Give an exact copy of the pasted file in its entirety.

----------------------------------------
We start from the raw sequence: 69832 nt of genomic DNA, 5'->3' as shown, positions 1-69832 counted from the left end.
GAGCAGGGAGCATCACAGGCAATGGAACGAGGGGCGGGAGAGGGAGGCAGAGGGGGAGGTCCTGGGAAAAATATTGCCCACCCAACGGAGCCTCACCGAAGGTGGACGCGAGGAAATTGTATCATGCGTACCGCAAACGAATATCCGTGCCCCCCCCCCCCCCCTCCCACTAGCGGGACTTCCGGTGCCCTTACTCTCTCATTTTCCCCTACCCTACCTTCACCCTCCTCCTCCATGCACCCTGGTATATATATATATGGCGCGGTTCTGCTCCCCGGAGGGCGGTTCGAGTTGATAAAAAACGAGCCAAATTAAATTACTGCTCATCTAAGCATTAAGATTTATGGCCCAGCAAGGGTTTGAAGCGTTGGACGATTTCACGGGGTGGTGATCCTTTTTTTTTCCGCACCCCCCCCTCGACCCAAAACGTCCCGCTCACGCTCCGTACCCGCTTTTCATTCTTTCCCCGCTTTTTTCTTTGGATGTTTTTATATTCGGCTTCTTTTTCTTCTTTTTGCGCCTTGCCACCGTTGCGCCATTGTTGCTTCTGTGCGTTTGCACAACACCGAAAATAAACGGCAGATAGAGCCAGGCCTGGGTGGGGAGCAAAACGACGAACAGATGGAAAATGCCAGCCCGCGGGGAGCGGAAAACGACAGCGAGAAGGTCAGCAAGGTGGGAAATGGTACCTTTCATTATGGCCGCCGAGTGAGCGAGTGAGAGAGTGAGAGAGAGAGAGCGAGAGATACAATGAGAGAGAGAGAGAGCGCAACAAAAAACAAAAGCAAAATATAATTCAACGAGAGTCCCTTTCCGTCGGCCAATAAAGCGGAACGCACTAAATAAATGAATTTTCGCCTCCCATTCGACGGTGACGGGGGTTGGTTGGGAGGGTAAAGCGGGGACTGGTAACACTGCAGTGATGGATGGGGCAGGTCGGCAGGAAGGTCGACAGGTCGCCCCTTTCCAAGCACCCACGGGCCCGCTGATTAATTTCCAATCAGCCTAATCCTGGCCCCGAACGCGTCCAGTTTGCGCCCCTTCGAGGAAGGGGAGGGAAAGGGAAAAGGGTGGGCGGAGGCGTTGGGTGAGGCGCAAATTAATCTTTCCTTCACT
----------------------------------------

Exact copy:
We start from the raw sequence: 69832 nt of genomic DNA, 5'->3' as shown, positions 1-69832 counted from the left end.
GAGCAGGGAGCATCACAGGCAATGGAACGAGGGGCGGGAGAGGGAGGCAGAGGGGGAGGTCCTGGGAAAAATATTGCCCACCCAACGGAGCCTCACCGAAGGTGGACGCGAGGAAATTGTATCATGCGTACCGCAAACGAATATCCGTGCCCCCCCCCCCCCCCTCCCACTAGCGGGACTTCCGGTGCCCTTACTCTCTCATTTTCCCCTACCCTACCTTCACCCTCCTCCTCCATGCACCCTGGTATATATATATATGGCGCGGTTCTGCTCCCCGGAGGGCGGTTCGAGTTGATAAAAAACGAGCCAAATTAAATTACTGCTCATCTAAGCATTAAGATTTATGGCCCAGCAAGGGTTTGAAGCGTTGGACGATTTCACGGGGTGGTGATCCTTTTTTTTTCCGCACCCCCCCCTCGACCCAAAACGTCCCGCTCACGCTCCGTACCCGCTTTTCATTCTTTCCCCGCTTTTTTCTTTGGATGTTTTTATATTCGGCTTCTTTTTCTTCTTTTTGCGCCTTGCCACCGTTGCGCCATTGTTGCTTCTGTGCGTTTGCACAACACCGAAAATAAACGGCAGATAGAGCCAGGCCTGGGTGGGGAGCAAAACGACGAACAGATGGAAAATGCCAGCCCGCGGGGAGCGGAAAACGACAGCGAGAAGGTCAGCAAGGTGGGAAATGGTACCTTTCATTATGGCCGCCGAGTGAGCGAGTGAGAGAGTGAGAGAGAGAGAGCGAGAGATACAATGAGAGAGAGAGAGAGCGCAACAAAAAACAAAAGCAAAATATAATTCAACGAGAGTCCCTTTCCGTCGGCCAATAAAGCGGAACGCACTAAATAAATGAATTTTCGCCTCCCATTCGACGGTGACGGGGGTTGGTTGGGAGGGTAAAGCGGGGACTGGTAACACTGCAGTGATGGATGGGGCAGGTCGGCAGGAAGGTCGACAGGTCGCCCCTTTCCAAGCACCCACGGGCCCGCTGATTAATTTCCAATCAGCCTAATCCTGGCCCCGAACGCGTCCAGTTTGCGCCCCTTCGAGGAAGGGGAGGGAAAGGGAAAAGGGTGGGCGGAGGCGTTGGGTGAGGCGCAAATTAATCTTTCCTTCACT